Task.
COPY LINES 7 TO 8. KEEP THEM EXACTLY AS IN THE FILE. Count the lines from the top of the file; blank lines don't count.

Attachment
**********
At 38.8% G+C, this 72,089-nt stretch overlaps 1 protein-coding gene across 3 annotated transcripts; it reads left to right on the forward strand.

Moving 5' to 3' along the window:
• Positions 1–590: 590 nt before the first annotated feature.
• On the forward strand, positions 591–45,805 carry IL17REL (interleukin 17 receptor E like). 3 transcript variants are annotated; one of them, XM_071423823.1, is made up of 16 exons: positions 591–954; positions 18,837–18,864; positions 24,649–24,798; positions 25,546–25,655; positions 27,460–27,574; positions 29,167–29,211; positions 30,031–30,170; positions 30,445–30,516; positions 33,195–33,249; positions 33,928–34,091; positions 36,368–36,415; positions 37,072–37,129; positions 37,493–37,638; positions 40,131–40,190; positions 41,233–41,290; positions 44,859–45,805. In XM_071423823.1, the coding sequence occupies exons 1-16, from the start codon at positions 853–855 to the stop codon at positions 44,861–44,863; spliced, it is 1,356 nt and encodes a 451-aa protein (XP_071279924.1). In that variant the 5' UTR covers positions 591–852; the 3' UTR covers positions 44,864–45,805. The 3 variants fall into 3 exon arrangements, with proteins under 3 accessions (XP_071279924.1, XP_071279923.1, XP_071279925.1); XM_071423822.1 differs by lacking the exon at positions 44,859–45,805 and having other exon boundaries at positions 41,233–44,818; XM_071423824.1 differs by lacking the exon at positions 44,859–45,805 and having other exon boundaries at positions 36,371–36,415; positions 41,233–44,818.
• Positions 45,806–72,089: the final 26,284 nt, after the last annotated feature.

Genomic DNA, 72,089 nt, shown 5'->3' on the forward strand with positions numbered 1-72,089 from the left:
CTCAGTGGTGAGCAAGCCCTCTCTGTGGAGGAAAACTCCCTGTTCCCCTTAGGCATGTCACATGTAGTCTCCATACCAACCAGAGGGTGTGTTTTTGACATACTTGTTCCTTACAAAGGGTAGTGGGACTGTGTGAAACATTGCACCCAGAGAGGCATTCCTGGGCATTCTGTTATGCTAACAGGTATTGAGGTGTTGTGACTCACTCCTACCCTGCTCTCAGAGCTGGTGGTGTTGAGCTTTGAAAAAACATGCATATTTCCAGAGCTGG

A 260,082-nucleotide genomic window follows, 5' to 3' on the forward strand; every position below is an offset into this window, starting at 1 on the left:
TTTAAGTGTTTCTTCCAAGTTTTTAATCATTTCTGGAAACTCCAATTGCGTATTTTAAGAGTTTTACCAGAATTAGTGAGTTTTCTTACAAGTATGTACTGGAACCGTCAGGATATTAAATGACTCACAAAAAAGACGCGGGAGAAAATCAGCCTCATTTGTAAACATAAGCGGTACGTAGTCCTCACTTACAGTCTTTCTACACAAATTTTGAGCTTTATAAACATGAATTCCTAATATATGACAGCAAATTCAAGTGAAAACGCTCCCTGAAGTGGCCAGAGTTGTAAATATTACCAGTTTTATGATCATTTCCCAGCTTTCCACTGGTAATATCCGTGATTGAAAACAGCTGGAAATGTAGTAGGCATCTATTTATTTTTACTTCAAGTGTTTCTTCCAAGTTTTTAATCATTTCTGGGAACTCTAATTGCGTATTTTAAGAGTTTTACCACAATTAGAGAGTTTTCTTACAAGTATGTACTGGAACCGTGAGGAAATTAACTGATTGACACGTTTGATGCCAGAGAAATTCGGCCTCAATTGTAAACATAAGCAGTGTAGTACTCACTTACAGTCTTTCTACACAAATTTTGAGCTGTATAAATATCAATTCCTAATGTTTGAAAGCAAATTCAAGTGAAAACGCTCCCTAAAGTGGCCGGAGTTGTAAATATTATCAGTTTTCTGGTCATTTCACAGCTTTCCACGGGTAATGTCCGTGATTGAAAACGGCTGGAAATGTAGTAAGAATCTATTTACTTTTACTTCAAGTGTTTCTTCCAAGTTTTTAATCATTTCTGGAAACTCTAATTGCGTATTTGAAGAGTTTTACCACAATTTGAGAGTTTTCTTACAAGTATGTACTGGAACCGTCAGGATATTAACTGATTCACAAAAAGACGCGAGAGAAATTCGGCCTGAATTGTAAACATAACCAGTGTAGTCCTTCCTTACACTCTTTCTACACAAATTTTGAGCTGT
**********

CTCAGTGGTGAGCAAGCCCTCTCTGTGGAGGAAAACTCCCTGTTCCCCTTAGGCATGTCACATGTAGTCTCCATACCAACCAGAGGGTGTGTTTTTGACATACTTGTTCCTTACAAAGGGTAGTGGGACTGTGTGAAACATTGCACCCAGAGAGGCATTCCTGGGCATTCTGTTATGCTAACAGGTATTGAGGTGTTGTGACTCACTCCTACCCTGCTCTCAGAGCTGGTGGTGTTGAGCTTTGAAAAAACATGCATATTTCCAGAGCTGG

A 260,082-nucleotide genomic window follows, 5' to 3' on the forward strand; every position below is an offset into this window, starting at 1 on the left: